These are fatty acids having two or more double bonds in their carbon chain. The most common polyunsaturated fatty acids are linoleic acid (C18: 2) and linolenic acid (C18:3). Corn oil, sunflower oil and soybean oil are examples of vegetable oils rich in polyunsaturated fatty acids. Palm oil contains about 10% linoleic acid and about 0.5% linolenic acid.
Keyword: palm oil, palm kernel oil, composition
Palm oil is derived from the mesocarp of the palm fruit, while palm kernel oil is derived from the kernel of the fruit. The chemical characteristics of the two oils differ in terms of the fatty acid composition. Differences in chemical composition reflect themselves in differences in physical properties as well. The main differences in the chemical composition of the two oils are as follows: –
|Palm Oil||Palm Kernel Oil|
|Consists mainly of palmitic acid C16:0 43.7%, stearic acid C18:0 4.4%, oleic acid C18:1 39.9%, and linoleic acid 10.3%||Consists mainly of lauric acid C12:0 48%, and myristic acid C14:0 16%|
Keyword: palm oil, coconut oil, fatty acids
Palm oil is composed of about 44% palmitic acid (C16: 0), 40% oleic acid (C18: 1) and 10% linoleic acid (C18: 2). Palm oil is thus a balanced oil as it contains roughly equal amounts of saturated and unsaturated fatty acids.
Coconut oil however contains about 87% saturated fatty acids in the form of 44.6% lauric acid (C12: 0), 16.8% myristic acid (C14: 0), 8.2% palmitic acid (C16: 0), 7.5% caprylic acid (C8: 0), 6.0% capric acid (C10: 0). The unsaturated fatty acids in coconut oil are 5.8% oleic acid (C18: 1) and 1.8% linoleic acid (C18: 2).
Though palmitic acid, the predominant fatty acid in palm oil is a saturated fatty acid, it has been found to be less hypercholesterolemic than shorter chain saturated fatty acids.
Keyword: Minor components, crude palm oil,carotenoids, carotenes, tocopherols, tocotrienols, sterols, cholesterol,phosphatides
The minor components in crude palm oil are carotenoids, tocopherols, sterols, phosphatides, triterphenic and aliphatic alcohols. Though these minor components represent less than 1% of palm oil composition, they play a significant role in the stability and refinability of the oil, in addition to increasing its nutritive value.
Crude palm oil contains 500-700 ppm carotenoids, mainly as alpha- and beta-carotenes, the precursors of Vitamin A. Carotenoids are usually thermally destroyed during the deodorization stage of the refining process. Their presence however, offers some oxidative protection to the oil by themselves being oxidised first prior to the triglycerides.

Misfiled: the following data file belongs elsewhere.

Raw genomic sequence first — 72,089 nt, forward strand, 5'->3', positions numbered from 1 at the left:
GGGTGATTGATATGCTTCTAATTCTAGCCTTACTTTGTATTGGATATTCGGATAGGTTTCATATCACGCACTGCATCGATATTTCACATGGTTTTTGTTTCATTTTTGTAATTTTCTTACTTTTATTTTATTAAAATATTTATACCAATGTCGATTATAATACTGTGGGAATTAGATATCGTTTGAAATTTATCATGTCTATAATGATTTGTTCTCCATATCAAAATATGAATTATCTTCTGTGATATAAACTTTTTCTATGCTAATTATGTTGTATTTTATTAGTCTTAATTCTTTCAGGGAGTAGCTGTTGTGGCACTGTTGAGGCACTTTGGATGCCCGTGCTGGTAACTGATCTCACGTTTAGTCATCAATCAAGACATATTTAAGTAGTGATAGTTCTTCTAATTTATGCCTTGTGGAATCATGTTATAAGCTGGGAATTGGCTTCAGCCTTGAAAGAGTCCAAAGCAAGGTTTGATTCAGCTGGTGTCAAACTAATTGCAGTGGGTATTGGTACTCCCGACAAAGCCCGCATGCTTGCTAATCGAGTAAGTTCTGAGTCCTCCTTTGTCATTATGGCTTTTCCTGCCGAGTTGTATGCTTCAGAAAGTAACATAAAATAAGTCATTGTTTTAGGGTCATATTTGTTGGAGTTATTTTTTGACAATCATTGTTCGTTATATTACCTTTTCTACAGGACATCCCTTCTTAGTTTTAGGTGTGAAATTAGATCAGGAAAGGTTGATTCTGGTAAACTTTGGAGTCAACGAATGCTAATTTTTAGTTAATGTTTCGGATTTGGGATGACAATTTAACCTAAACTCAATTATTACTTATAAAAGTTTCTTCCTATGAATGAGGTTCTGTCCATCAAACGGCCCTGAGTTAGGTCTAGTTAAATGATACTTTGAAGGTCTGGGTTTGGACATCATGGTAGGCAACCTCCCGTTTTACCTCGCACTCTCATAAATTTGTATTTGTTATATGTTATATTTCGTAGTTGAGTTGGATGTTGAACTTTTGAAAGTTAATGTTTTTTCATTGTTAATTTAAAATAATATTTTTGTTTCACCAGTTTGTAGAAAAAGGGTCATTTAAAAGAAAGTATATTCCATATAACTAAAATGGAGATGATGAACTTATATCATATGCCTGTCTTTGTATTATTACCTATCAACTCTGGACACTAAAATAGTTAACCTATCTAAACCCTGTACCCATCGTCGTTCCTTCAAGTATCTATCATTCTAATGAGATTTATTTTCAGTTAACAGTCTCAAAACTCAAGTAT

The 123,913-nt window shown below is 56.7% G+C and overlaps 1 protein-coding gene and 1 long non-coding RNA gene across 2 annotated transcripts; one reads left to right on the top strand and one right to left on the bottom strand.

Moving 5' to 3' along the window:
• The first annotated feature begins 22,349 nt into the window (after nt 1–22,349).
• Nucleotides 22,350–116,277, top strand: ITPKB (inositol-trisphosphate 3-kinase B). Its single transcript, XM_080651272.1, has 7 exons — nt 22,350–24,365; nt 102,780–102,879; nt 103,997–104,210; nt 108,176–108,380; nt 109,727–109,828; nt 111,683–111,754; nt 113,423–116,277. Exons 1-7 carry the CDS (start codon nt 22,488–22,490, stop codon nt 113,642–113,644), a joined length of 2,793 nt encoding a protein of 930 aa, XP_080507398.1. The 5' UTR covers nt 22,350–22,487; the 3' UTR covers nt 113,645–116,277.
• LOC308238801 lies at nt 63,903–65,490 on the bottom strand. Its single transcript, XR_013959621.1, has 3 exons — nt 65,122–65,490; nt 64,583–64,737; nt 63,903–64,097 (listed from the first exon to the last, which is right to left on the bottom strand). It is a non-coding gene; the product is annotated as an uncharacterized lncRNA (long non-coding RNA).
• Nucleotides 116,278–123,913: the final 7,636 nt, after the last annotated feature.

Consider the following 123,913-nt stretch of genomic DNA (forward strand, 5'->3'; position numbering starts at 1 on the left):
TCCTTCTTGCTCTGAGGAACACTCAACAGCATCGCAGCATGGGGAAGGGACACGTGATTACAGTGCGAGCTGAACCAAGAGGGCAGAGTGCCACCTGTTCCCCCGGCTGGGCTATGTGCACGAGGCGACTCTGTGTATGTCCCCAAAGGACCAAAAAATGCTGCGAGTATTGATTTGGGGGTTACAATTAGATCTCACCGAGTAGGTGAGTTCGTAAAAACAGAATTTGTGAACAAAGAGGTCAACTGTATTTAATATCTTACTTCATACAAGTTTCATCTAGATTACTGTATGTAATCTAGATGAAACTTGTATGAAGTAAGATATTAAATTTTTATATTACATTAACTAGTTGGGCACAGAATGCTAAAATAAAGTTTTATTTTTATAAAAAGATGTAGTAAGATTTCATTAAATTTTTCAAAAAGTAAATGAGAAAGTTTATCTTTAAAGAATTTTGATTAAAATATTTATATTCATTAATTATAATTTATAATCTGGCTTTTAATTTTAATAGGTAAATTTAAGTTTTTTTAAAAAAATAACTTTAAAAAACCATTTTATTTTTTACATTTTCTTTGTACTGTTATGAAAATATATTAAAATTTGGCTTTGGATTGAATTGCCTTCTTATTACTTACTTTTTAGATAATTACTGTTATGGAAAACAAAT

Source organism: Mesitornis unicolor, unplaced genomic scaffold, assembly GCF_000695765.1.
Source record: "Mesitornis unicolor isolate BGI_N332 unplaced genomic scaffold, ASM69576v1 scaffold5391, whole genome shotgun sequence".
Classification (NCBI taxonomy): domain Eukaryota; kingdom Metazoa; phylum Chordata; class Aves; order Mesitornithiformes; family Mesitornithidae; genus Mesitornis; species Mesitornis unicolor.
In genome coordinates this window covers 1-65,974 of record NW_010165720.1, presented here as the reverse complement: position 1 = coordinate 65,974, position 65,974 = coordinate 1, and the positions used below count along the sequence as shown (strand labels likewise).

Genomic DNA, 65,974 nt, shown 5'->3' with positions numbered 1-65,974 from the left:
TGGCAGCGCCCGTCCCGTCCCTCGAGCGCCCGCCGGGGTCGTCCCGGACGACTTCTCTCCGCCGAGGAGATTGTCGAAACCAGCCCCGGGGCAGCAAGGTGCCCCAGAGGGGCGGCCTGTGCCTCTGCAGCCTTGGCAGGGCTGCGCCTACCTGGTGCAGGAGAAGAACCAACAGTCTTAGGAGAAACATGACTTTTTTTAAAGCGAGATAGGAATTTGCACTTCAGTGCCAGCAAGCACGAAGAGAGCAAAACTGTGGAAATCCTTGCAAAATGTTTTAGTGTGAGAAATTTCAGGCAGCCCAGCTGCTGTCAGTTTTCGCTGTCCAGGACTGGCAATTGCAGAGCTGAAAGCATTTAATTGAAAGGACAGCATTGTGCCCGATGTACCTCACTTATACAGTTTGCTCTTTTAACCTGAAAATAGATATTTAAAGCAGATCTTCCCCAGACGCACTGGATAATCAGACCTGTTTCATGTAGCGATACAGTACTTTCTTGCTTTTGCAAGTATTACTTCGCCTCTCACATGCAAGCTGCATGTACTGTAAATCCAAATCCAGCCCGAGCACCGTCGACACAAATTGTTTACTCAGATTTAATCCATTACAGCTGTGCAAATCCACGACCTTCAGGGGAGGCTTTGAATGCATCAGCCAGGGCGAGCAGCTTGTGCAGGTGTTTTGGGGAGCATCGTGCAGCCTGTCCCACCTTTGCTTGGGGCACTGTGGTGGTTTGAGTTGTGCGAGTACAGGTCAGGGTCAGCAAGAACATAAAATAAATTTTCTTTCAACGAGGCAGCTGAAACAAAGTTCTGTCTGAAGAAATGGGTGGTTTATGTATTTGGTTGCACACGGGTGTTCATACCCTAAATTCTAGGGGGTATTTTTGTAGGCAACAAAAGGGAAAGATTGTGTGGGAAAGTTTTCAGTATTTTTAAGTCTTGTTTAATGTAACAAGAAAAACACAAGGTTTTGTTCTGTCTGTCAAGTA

Crude palm oil contains 600-1000 ppm tocopherols and tocotrienols. These levels are slightly lower in refined palm oil. The major forms of tocopherols and tocotrienols present in palm oil are alpha-tocopherol and gamma-tocotrienols. Tocopherols and tocotrienols are antioxidants and provide some natural oxidative protection to the oil.
The sterols in crude palm oil are in the form of sitosterol (218-370ppm), campesterol (90-151 ppm), stigmasterol (44-66 ppm), cholesterol (7-13 ppm) and others (2-18 ppm). Upon refining, their levels are reduced to 68-114 ppm, 26-30 ppm, 12-23 ppm and 2 ppm respectively. It must be emphasised that the cholesterol levels in both crude and refined palm oil are lower than levels in most vegetable oils.
Phospholipids and Triterpene Alcohols
These components are present in extremely minute amounts in crude palm oil. The main forms of phospholipids are phosph- a tidylcholine, phosphatidylethanolamine, phosphatidylinositol and phosphatidylglycerol. The triterpene alcohols are present in the form of cycloartanol, beta-Amyrin, cycloartenol and 2,4-Methylene cycloartanol.
Keyword: processing, fresh fruit bunch (FFB), milling, sterilization, clarification, purification, digestion
The main stages of processing FFBs are: –
Fruit bunches are sterilized by steam at about 140°C for a period of 75-90 minutes. The main objectives are to deactivate hydrolytic enzymes responsible for the breakdown of oil to free fatty acids; to loosen the fruits from bunches; to coagulate mucilage to facilitate breaking of oil cells and aid recovery of oil; and precondition nuts to minimize kernel breakage.
(ii) Bunch Stripping
The fruits are stripped and separated from the bunch in a rotary drum stripper. Fruits are knocked out of the bunch by the lifting and dropping of bunches as they pass through the stripper. The detached fruits fall through the spaces between the bars on the stripper and are collected in a conveyor, which then feeds them into the digester.
Digestion involves the mashing up of the fruits under steam heated conditions. The digester is a vertical cylindrical vessel fitted with a rotating staff carrying a number of stirring arms. The action of the stirring arms breaks up the oil-bearing cells of the mesocarp to form a digested mash.
(iv) Oil Extraction
Twin screw presses are generally used to press out the oil from the digested mash. Hot water may be added to enhance the oil flow and the crude oil slurry is collected in the crude oil tank for purification. The fibre and nut (press cake) are conveyed to depericarper for separation.